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Education Cannot Wait – a fund for education in emergencies: Statement by the Global Campaign for Education

ECW462 million school-aged children – or one in four around the world – live in countries affected by crisis. 75 million are either in danger of, or are already, missing out on their right to a free, quality education. Education empowers and promotes resilience, provides a safe space and stability, is fundamental for children, youth and adults to tackle emergencies, and breaks the cycle of conflict.

Supporting children and young people living in some of the world’s most difficult contexts has proven to be a serious challenge: in 2015, only 12% of children identified as living in conflict situations were reached by humanitarian funding dedicated to education. Efforts must be redoubled if the world is to meet its shared ambition to leave no one behind.


As such, the Global Campaign for Education welcomes the launch of the Education Cannot Wait fund for education in emergencies, which was announced at the World Humanitarian Summit in Istanbul, Turkey, 23-24 May 2016. The fund aims to reach more than 13.6 million children and young people living in crisis situations, such as conflict, natural disasters and disease outbreaks, with quality education over the next five years, and 75 million by 2030. GCE believes that the new fund constitutes an historic opportunity to fund the future by ensuring access to quality education for some of the world’s most vulnerable children and young people.

The European Union, the Netherlands, Norway, the United Kingdom, and the United States have all made financial contributions for the first year of the fund so far, with Denmark indicating its willingness to make a financial contribution in 2017. The fund’s target for the first year is US$150 million, with an overall ambition of achieving $3.5 billion over a five-year period; by the close of the World Humanitarian Summit, just over 50% of the year one target had been pledged.

GCE welcomes these pledges and will be holding governments to account by analysing these commitments in the coming days. It is crucial to ensure that new monies have been pledged, and that countries supporting the new Fund do not double-count commitments, such as those made during the February 2016 Syria Conference, or draw back their support from existing mechanisms, such as the Global Partnership for Education.

Similarly, GCE urges those governments making pledges to the new fund to commit to delivering the vision of equitable, inclusive and free quality education to which they have pledged for every child in the Sustainable Development Goals (SDGs) and the Education 2030 Framework for Action; all children, young people and adults have the same rights, and these rights should not be compromised for those living in crisis contexts. We particularly call on governments to ensure that public funds dedicated to education are used for quality, public provision and systems, and not to support for-profit private companies seeking to draw financial profit from humanitarian crises. This practice, known as ‘disaster capitalism’, has already been applied in several cases and contexts, and has proven to be profoundly detrimental to the realisation of human rights. For the right to education, it places quality, equity, and inclusion in serious jeopardy.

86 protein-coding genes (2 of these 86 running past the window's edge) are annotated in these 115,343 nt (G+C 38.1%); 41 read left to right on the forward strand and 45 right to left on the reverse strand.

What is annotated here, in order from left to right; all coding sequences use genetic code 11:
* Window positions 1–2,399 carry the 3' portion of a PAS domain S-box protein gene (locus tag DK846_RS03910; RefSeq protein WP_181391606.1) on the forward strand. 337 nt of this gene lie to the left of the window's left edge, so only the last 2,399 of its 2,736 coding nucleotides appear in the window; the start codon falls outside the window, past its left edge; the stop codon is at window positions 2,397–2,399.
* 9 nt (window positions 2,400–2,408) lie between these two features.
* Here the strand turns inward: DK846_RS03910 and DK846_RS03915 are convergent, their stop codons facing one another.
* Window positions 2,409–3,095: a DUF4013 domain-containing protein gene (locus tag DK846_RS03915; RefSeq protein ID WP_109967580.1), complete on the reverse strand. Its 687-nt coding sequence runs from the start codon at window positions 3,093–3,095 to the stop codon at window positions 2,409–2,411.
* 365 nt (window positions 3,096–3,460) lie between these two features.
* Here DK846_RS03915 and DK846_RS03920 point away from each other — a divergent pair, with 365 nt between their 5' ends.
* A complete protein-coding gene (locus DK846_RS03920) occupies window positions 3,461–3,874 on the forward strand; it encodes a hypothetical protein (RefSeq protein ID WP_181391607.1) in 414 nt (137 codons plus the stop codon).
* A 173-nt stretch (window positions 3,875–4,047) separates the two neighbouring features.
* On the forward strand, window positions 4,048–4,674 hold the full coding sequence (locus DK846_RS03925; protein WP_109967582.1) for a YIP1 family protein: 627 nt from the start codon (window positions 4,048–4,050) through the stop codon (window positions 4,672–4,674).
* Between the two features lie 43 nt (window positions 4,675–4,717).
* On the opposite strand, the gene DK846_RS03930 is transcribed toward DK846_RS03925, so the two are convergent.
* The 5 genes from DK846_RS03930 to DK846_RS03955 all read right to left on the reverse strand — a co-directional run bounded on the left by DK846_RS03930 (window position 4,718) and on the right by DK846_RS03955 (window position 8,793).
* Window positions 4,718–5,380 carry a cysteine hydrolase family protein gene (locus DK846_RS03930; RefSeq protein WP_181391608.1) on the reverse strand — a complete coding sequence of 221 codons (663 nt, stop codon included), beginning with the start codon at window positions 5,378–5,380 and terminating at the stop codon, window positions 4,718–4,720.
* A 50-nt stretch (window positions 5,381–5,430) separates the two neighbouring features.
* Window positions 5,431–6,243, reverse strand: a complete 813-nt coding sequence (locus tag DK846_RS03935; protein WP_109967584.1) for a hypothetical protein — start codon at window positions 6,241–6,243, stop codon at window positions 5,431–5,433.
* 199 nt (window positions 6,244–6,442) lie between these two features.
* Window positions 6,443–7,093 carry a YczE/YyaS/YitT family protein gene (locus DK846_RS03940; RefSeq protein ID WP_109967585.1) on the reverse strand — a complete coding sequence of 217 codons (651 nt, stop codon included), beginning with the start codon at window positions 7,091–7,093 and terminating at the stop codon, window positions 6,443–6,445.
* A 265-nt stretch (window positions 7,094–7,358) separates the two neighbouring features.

GCE also welcomes the fund’s commitment to being inclusive and transparent in its own governance. We call on the fund to adhere to the principle of engaging with and including civil society, both in its own governance arrangements and in its ways of working on the ground. The voice of citizens is vital to ensuring that its work is well-informed, and held accountable by those it seeks to serve.

GCE submitted its own pledge to the World Humanitarian Summit. The pledge encompassed building civil society capacity in countries afflicted by disaster and conflict to ensure citizens are involved in sector planning in and for such contexts, as well as monitoring education financing and delivery. At local, national, regional and international levels, GCE is also committed to advocating for increased and additional resources for education in emergencies and crises, and monitoring such commitments and delivery of services.

The statement above can be downloaded in English.


For more information on Education Cannot Wait – a fund for education in emergencies, see the UNICEF background paper here.